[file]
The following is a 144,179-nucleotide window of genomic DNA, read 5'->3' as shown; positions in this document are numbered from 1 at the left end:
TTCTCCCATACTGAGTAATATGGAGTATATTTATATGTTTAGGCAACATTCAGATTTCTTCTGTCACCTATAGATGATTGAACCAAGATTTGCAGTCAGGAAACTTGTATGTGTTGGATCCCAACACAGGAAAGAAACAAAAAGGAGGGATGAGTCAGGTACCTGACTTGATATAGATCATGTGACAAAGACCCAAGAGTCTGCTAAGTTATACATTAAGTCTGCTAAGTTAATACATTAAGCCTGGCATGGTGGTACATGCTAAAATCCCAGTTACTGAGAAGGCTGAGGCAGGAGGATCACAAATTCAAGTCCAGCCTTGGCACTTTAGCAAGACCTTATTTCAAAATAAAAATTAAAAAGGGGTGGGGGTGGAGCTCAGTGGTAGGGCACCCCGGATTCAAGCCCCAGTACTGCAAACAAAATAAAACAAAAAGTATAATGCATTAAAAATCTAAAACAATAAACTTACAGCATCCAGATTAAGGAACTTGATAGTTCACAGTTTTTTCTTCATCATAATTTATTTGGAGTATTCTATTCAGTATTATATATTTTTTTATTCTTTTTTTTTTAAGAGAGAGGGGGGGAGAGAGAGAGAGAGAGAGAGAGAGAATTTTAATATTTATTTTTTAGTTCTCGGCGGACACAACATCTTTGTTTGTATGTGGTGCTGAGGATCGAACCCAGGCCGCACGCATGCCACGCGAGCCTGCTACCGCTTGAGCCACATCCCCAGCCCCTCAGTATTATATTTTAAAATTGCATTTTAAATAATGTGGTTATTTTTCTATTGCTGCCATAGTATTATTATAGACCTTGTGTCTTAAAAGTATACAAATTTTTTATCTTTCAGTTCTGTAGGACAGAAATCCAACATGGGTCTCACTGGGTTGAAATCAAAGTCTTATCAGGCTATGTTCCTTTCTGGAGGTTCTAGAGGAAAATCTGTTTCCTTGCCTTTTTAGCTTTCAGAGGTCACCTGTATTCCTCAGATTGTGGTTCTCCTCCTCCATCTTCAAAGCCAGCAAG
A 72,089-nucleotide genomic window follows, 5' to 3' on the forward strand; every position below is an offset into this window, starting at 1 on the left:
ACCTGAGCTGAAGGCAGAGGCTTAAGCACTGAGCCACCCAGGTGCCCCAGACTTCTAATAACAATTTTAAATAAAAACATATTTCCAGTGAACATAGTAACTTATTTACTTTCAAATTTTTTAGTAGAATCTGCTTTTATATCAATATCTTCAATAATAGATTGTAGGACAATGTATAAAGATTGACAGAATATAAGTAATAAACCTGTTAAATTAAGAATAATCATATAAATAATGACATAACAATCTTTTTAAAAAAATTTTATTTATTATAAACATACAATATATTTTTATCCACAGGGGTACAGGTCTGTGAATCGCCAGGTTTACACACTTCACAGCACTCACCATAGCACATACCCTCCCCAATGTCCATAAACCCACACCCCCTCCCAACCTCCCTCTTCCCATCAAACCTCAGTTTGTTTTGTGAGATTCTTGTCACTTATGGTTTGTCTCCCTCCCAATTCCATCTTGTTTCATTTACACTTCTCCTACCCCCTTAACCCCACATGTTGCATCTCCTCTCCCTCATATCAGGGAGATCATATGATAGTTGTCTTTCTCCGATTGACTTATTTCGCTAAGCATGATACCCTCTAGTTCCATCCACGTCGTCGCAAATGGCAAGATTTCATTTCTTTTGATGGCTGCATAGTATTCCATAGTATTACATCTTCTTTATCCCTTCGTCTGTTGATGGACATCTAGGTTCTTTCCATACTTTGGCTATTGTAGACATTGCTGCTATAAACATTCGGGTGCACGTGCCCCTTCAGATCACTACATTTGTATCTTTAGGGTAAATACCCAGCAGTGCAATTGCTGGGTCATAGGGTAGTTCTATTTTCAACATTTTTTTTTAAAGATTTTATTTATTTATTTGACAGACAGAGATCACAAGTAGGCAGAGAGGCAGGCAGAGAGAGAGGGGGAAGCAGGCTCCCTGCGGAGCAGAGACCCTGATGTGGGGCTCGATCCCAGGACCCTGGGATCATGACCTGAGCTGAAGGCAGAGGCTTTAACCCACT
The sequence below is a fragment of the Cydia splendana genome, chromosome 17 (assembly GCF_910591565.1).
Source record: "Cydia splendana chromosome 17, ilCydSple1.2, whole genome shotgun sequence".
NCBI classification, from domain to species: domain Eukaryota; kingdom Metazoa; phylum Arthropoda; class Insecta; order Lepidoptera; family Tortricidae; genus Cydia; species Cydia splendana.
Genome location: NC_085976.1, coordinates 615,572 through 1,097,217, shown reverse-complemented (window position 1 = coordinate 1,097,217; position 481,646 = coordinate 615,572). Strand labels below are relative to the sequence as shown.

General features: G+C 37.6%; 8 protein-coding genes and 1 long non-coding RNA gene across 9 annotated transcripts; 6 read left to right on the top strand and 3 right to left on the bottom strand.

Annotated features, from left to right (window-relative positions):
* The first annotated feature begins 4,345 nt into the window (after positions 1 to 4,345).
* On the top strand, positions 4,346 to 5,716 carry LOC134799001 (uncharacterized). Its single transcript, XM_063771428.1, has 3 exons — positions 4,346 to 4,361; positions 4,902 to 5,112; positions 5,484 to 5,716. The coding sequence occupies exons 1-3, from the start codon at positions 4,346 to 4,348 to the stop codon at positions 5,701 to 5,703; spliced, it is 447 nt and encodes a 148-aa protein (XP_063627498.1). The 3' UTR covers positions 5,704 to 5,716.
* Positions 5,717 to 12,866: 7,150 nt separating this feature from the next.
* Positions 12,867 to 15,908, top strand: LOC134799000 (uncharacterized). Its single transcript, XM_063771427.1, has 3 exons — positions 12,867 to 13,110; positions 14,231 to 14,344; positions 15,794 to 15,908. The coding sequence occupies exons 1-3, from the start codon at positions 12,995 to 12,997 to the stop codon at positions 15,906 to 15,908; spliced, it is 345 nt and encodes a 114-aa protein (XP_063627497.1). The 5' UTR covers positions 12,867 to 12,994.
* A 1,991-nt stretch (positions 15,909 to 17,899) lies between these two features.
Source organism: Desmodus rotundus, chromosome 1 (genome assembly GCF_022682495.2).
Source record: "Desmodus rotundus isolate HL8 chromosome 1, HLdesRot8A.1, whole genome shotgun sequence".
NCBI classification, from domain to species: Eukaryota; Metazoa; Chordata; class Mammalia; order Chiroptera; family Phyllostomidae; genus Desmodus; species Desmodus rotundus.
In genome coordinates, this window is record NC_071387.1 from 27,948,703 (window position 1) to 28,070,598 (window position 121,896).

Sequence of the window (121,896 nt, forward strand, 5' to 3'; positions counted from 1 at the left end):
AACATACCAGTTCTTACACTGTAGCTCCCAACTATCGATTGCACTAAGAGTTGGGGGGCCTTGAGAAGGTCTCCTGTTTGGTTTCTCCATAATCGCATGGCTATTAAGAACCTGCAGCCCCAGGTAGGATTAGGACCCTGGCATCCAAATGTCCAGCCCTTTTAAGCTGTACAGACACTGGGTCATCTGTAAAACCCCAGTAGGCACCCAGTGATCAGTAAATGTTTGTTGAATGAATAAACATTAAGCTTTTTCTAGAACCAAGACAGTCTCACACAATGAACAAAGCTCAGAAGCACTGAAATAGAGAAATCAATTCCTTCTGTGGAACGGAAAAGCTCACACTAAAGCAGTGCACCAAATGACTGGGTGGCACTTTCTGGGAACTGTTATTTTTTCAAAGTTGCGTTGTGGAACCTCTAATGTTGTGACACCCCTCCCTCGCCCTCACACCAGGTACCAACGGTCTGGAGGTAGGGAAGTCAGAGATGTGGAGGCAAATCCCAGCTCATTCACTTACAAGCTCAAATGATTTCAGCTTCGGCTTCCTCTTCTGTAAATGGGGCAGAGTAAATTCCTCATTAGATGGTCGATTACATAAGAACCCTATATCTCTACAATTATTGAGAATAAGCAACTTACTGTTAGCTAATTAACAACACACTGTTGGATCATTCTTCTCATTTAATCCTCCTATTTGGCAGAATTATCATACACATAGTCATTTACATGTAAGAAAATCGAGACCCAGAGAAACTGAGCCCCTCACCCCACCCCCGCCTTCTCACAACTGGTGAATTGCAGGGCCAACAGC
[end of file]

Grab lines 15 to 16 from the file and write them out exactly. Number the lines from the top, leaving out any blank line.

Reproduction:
* A 1,991-nt stretch (positions 15,909 to 17,899) lies between these two features.
Source organism: Desmodus rotundus, chromosome 1 (genome assembly GCF_022682495.2).